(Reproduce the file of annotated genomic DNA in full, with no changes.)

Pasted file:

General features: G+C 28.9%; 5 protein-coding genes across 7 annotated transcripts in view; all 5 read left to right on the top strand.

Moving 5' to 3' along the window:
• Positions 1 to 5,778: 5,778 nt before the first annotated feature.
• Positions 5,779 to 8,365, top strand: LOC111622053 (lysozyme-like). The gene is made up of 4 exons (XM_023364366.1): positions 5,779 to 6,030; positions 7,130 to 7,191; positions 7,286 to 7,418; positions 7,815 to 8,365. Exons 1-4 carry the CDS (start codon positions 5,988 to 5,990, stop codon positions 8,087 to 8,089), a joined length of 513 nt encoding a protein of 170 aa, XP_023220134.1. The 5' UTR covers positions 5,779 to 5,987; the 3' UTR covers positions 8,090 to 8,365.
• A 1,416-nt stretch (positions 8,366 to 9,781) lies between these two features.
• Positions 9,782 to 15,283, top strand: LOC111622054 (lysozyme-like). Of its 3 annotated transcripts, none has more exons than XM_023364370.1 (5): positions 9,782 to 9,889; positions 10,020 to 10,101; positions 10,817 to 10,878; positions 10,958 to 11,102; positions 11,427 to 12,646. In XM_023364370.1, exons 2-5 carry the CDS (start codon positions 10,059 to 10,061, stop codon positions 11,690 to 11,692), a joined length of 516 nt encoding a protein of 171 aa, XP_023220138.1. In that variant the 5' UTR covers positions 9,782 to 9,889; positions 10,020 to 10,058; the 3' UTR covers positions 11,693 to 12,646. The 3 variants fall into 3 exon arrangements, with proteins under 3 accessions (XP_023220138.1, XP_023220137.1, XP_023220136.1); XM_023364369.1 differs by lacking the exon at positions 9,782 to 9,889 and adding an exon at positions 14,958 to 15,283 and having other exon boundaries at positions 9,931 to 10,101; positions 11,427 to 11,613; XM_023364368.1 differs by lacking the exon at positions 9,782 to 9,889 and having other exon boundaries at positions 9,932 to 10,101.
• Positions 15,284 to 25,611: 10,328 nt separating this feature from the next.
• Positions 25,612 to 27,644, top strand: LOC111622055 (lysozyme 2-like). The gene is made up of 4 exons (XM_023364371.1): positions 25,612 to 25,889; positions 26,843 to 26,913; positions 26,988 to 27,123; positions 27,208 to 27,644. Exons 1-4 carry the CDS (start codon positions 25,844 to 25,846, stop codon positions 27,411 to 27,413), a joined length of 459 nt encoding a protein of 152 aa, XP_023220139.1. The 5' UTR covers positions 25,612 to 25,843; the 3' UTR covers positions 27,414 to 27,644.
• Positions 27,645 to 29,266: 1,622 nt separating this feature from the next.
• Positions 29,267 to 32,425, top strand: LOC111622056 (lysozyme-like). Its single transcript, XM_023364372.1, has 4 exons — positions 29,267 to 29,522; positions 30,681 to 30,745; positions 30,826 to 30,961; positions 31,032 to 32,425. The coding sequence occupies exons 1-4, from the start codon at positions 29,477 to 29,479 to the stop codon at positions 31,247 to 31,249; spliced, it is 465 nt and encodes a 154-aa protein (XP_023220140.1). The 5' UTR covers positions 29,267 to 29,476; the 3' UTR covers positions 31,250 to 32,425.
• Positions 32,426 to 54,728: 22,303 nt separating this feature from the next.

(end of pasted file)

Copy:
General features: G+C 28.9%; 5 protein-coding genes across 7 annotated transcripts in view; all 5 read left to right on the top strand.

Moving 5' to 3' along the window:
• Positions 1 to 5,778: 5,778 nt before the first annotated feature.
• Positions 5,779 to 8,365, top strand: LOC111622053 (lysozyme-like). The gene is made up of 4 exons (XM_023364366.1): positions 5,779 to 6,030; positions 7,130 to 7,191; positions 7,286 to 7,418; positions 7,815 to 8,365. Exons 1-4 carry the CDS (start codon positions 5,988 to 5,990, stop codon positions 8,087 to 8,089), a joined length of 513 nt encoding a protein of 170 aa, XP_023220134.1. The 5' UTR covers positions 5,779 to 5,987; the 3' UTR covers positions 8,090 to 8,365.
• A 1,416-nt stretch (positions 8,366 to 9,781) lies between these two features.
• Positions 9,782 to 15,283, top strand: LOC111622054 (lysozyme-like). Of its 3 annotated transcripts, none has more exons than XM_023364370.1 (5): positions 9,782 to 9,889; positions 10,020 to 10,101; positions 10,817 to 10,878; positions 10,958 to 11,102; positions 11,427 to 12,646. In XM_023364370.1, exons 2-5 carry the CDS (start codon positions 10,059 to 10,061, stop codon positions 11,690 to 11,692), a joined length of 516 nt encoding a protein of 171 aa, XP_023220138.1. In that variant the 5' UTR covers positions 9,782 to 9,889; positions 10,020 to 10,058; the 3' UTR covers positions 11,693 to 12,646. The 3 variants fall into 3 exon arrangements, with proteins under 3 accessions (XP_023220138.1, XP_023220137.1, XP_023220136.1); XM_023364369.1 differs by lacking the exon at positions 9,782 to 9,889 and adding an exon at positions 14,958 to 15,283 and having other exon boundaries at positions 9,931 to 10,101; positions 11,427 to 11,613; XM_023364368.1 differs by lacking the exon at positions 9,782 to 9,889 and having other exon boundaries at positions 9,932 to 10,101.
• Positions 15,284 to 25,611: 10,328 nt separating this feature from the next.
• Positions 25,612 to 27,644, top strand: LOC111622055 (lysozyme 2-like). The gene is made up of 4 exons (XM_023364371.1): positions 25,612 to 25,889; positions 26,843 to 26,913; positions 26,988 to 27,123; positions 27,208 to 27,644. Exons 1-4 carry the CDS (start codon positions 25,844 to 25,846, stop codon positions 27,411 to 27,413), a joined length of 459 nt encoding a protein of 152 aa, XP_023220139.1. The 5' UTR covers positions 25,612 to 25,843; the 3' UTR covers positions 27,414 to 27,644.
• Positions 27,645 to 29,266: 1,622 nt separating this feature from the next.
• Positions 29,267 to 32,425, top strand: LOC111622056 (lysozyme-like). Its single transcript, XM_023364372.1, has 4 exons — positions 29,267 to 29,522; positions 30,681 to 30,745; positions 30,826 to 30,961; positions 31,032 to 32,425. The coding sequence occupies exons 1-4, from the start codon at positions 29,477 to 29,479 to the stop codon at positions 31,247 to 31,249; spliced, it is 465 nt and encodes a 154-aa protein (XP_023220140.1). The 5' UTR covers positions 29,267 to 29,476; the 3' UTR covers positions 31,250 to 32,425.
• Positions 32,426 to 54,728: 22,303 nt separating this feature from the next.